The Red Heifer


Moshe Ben-Chaim 



The red heifer was to atone for the Golden Calf. The medrash states, “...let the mother (Red Heifer) come and atone for the child (Golden Calf). Let the one who is Red come and atone for the one who is Gold.”


It is clear that some form of atonement is effectuated for the sin of the Golden Calf via this Red Heifer. But atonement must be defined first. Atonement is normally when one commits never to commit a specific evil act or character trait again. How then can an external act of offering the Red Heifer atone for the sin of the Calf?

I believe the answer lies in a further definition of atonement. Atonement is also referred to on the New Month, Rosh Chodesh. We say in the Musaf (additional) service “zman kapara l'chol toldosam”, “a time of forgiveness for (man)”. Rabbi Samuel Moskowitz had a very good explanation for this: As one approaches the New Month, one has the ability to look upon his previous month's actions as “behind” him. All is “over and done with”. That which he puts behind him, is an act of repentance. When one says that he desires to remove from himself a specific act or character trait, he has commenced atonement. The very image one has of himself as a “new person” starting off the new month is atonement. Meaning, atonement is when one no longer identifies himself as a sinner. He is not the one who sinned last month. A Rabbi explained the atonement of the Scapegoat on Yom Kippur the same way, “when one sees the High Priest confessing his sins, and the sins of all Jews upon the head of the scapegoat, and then sending it off the cliffs of Azazael via the appointed messenger, one is atoned for his sins. This is because one figuratively sees his sins being placed on the scapegoat, and no longer views himself as a sinner. His sins are “removed”, sort of speaking. The Talmud also states that certain individuals are atoned for their sins; a bridegroom, and a person elevated in status. Here, one is embarking upon a new era in his life, and replaces his self image as a single person, with one as a married person, a lower person, with a self image as one with a new elevated status.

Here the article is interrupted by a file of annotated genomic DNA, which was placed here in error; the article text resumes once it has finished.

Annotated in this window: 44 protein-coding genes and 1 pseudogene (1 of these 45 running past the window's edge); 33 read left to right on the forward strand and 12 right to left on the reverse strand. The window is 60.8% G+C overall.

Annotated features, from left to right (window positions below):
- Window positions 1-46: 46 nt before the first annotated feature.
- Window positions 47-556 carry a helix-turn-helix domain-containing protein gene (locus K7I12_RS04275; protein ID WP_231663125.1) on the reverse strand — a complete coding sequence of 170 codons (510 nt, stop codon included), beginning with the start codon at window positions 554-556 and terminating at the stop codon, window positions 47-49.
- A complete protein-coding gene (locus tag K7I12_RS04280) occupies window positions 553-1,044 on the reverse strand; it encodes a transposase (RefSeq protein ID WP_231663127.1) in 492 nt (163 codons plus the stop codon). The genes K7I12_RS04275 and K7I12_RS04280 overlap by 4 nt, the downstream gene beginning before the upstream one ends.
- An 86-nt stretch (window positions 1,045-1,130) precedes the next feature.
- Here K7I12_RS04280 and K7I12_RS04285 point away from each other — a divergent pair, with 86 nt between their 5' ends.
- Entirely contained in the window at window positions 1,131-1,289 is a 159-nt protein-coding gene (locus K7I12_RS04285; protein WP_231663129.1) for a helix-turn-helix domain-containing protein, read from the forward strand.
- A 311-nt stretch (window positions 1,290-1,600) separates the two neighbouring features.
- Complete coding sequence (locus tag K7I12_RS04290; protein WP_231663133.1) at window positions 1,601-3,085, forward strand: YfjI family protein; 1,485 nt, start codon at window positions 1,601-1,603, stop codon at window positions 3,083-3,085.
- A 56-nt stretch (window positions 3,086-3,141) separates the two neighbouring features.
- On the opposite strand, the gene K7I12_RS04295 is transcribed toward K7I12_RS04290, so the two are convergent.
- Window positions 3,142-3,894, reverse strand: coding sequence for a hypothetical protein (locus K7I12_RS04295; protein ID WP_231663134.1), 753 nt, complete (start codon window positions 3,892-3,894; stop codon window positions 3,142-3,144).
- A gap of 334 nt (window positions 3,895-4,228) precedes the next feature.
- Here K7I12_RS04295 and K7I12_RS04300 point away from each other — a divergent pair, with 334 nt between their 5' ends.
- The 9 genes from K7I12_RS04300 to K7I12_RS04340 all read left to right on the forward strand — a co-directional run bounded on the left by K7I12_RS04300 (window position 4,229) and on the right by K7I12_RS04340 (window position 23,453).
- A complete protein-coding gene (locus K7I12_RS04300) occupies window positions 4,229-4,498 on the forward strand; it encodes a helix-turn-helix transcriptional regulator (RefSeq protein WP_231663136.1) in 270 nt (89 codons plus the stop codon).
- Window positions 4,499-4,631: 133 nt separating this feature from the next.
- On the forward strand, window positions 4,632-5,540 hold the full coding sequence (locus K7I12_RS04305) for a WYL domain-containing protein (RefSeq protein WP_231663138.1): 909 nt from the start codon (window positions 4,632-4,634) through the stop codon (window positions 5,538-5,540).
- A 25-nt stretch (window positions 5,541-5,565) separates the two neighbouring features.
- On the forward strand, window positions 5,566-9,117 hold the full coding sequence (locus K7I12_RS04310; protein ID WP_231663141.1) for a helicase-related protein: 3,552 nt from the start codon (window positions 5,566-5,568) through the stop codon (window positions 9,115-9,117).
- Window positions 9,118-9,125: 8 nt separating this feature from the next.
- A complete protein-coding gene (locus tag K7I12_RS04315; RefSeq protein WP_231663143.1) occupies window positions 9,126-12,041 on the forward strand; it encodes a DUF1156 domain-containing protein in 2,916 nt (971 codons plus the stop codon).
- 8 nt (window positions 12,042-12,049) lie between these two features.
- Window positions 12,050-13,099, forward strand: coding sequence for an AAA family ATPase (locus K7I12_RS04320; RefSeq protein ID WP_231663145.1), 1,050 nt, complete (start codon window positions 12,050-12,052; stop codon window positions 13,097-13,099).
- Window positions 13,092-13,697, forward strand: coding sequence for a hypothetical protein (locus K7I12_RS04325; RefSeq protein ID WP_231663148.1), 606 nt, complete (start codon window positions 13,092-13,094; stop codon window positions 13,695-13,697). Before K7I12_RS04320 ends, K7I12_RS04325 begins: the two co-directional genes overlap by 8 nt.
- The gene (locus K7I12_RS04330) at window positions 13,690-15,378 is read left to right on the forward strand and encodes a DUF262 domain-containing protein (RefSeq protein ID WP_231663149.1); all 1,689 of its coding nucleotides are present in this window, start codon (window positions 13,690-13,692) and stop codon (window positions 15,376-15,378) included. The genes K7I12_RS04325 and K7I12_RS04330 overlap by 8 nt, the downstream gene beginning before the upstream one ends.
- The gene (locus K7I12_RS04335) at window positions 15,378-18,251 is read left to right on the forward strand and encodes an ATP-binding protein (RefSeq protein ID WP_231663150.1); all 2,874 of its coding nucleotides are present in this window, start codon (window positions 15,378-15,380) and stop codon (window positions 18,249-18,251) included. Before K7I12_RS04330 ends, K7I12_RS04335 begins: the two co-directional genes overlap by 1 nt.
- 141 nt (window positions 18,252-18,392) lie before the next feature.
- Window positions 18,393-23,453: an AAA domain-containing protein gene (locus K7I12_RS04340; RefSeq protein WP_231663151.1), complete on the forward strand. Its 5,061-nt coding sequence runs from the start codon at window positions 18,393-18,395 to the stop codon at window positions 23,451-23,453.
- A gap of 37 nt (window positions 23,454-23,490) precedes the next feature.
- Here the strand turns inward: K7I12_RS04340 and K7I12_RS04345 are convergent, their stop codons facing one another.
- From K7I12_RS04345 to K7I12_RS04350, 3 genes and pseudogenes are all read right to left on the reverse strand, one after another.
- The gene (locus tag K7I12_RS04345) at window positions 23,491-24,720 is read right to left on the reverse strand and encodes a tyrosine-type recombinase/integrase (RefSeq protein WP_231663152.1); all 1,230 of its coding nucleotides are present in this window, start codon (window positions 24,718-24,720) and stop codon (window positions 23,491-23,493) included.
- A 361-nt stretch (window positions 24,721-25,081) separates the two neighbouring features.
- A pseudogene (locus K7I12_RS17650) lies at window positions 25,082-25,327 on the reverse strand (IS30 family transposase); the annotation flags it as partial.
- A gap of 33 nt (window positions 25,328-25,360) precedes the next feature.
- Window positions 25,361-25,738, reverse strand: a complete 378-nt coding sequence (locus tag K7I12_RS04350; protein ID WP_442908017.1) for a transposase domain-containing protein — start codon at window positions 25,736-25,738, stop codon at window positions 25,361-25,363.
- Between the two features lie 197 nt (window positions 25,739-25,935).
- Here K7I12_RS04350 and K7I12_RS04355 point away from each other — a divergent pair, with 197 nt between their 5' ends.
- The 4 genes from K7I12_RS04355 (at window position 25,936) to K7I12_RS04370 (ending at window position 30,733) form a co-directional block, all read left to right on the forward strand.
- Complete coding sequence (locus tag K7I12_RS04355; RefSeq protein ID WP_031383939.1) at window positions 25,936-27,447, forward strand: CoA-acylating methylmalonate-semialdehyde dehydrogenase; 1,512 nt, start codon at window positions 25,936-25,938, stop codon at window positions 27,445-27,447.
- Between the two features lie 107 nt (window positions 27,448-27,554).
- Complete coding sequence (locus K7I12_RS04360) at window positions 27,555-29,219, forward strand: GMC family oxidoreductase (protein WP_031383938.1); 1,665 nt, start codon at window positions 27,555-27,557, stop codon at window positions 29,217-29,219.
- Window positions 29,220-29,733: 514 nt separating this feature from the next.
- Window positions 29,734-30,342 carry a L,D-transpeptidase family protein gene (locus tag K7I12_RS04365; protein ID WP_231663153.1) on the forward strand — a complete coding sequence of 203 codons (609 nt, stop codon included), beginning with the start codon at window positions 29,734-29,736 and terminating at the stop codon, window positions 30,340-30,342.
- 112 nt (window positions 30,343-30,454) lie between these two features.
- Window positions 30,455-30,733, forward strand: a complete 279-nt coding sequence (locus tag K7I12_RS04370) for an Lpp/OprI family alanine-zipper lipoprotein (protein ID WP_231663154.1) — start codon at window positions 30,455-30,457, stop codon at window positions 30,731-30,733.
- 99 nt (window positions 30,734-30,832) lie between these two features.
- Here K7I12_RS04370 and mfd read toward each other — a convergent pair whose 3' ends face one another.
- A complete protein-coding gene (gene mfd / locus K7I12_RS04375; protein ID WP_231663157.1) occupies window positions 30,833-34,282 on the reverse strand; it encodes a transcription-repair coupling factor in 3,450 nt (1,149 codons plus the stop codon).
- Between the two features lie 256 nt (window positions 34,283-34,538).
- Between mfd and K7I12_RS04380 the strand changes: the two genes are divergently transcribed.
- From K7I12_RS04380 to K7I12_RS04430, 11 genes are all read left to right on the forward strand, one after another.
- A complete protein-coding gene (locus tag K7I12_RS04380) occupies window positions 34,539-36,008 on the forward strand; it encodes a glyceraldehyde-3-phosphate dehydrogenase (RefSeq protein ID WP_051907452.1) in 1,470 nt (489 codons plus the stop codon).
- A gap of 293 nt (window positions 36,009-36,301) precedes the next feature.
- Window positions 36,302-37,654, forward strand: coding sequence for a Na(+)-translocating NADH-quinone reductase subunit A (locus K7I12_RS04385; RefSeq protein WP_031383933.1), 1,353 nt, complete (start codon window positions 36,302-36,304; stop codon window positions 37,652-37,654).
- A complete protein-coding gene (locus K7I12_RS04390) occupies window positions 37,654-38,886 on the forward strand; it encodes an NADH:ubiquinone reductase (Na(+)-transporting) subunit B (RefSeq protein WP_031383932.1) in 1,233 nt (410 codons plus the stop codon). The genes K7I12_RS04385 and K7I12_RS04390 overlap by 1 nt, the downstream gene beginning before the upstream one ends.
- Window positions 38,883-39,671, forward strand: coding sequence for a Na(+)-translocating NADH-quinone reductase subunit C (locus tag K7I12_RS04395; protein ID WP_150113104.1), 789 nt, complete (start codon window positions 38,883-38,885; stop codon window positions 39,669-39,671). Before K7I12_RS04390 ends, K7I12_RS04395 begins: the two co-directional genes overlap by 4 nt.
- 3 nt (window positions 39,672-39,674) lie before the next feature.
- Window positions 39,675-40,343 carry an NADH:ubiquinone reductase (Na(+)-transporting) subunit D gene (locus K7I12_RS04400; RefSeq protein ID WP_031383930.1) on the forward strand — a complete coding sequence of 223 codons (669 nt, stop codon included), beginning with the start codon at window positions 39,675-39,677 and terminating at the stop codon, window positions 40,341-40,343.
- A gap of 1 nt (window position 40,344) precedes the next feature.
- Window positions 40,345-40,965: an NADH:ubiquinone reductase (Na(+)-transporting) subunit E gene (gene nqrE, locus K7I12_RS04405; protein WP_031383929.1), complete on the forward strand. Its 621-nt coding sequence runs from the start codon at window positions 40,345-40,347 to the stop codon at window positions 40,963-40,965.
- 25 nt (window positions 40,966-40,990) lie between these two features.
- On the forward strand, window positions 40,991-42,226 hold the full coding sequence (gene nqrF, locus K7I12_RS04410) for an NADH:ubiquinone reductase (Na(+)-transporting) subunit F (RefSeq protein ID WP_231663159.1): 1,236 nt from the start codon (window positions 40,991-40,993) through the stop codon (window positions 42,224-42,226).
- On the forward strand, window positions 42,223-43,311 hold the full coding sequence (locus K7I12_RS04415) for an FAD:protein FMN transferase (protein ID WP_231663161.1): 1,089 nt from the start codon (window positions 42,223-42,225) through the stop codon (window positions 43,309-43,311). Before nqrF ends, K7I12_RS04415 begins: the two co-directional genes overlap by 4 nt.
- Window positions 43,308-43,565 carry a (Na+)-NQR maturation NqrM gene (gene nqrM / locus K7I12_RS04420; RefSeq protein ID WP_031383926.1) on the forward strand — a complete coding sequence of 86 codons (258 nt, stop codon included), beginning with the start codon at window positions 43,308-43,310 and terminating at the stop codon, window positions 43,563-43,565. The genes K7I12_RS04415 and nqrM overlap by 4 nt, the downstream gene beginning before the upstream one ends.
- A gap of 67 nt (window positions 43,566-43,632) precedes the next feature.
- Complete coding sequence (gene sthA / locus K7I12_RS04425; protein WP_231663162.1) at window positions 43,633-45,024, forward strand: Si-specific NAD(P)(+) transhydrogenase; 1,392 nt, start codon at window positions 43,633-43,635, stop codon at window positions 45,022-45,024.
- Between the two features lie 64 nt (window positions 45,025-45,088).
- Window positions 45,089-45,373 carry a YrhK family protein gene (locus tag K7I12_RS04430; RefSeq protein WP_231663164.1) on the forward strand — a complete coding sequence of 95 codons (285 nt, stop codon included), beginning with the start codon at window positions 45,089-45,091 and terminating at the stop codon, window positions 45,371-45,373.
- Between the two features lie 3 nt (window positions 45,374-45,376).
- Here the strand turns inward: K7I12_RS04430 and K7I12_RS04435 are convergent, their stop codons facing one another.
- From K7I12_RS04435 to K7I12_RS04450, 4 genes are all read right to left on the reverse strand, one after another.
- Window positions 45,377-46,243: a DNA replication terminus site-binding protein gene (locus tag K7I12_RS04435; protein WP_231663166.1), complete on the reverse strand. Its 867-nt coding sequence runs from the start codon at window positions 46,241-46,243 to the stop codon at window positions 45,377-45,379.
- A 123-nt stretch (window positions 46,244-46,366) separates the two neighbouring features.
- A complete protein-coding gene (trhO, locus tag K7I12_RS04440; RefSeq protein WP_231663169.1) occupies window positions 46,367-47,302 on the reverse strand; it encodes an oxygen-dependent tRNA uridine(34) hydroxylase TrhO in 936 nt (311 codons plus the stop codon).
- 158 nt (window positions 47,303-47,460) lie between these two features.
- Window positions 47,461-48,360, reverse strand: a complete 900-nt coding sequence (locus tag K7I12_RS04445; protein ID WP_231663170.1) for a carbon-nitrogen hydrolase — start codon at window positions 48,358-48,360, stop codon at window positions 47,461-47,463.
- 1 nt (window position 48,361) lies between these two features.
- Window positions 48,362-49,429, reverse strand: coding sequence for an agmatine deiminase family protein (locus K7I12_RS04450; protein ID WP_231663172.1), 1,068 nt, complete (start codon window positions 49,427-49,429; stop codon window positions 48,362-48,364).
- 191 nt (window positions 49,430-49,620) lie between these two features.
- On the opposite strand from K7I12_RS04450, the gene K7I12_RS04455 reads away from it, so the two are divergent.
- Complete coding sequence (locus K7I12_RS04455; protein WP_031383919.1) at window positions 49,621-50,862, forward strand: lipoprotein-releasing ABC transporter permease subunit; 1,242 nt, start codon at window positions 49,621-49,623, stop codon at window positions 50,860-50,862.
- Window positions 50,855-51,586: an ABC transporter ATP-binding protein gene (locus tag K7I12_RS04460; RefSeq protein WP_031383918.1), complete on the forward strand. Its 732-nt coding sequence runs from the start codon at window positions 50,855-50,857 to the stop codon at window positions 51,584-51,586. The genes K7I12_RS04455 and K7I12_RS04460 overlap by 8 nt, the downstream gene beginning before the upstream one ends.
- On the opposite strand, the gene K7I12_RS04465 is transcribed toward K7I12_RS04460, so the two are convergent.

G-d then forgives the person for his past crimes, as the person does not identify himself with that “old me”, and G-d does not consider prior sins as having been committed by this “new” person. He is completely forgiven. A true act of kindness by G-d.


I believe the Red Heifer works in the same way. The reason why the Jews sinned with the Golden Calf is because they were accustomed to this species. It was present in Egypt. Their familiarity with this animal allowed them to express their idolatrous wishes. To remove the possibility of the Jew committing such a sin again, G-d created the Red Heifer as a means of removing one's familiarity with this species. How does this work? The answer may be that by creating self contradictory laws in the Red Heifer (it purifies one who is ritually impure, and contaminates one who is pure) one is distanced from a simple understanding of this aspect of the Red Heifer. Meaning, in this one and only instance, G-d desired that the Red Heifer be perplexing in terms of the laws of ritual impurity, so as to distance one from this species. The perplexity of these laws actually causes one to have less identification with this species, and feel alien to it. This alien feeling now combats the previous familiar feeling, and prevents one from attaching himself to this animal, for use of idolatrous purposes. The Jews are therefore atoned for their sin of the Golden Calf.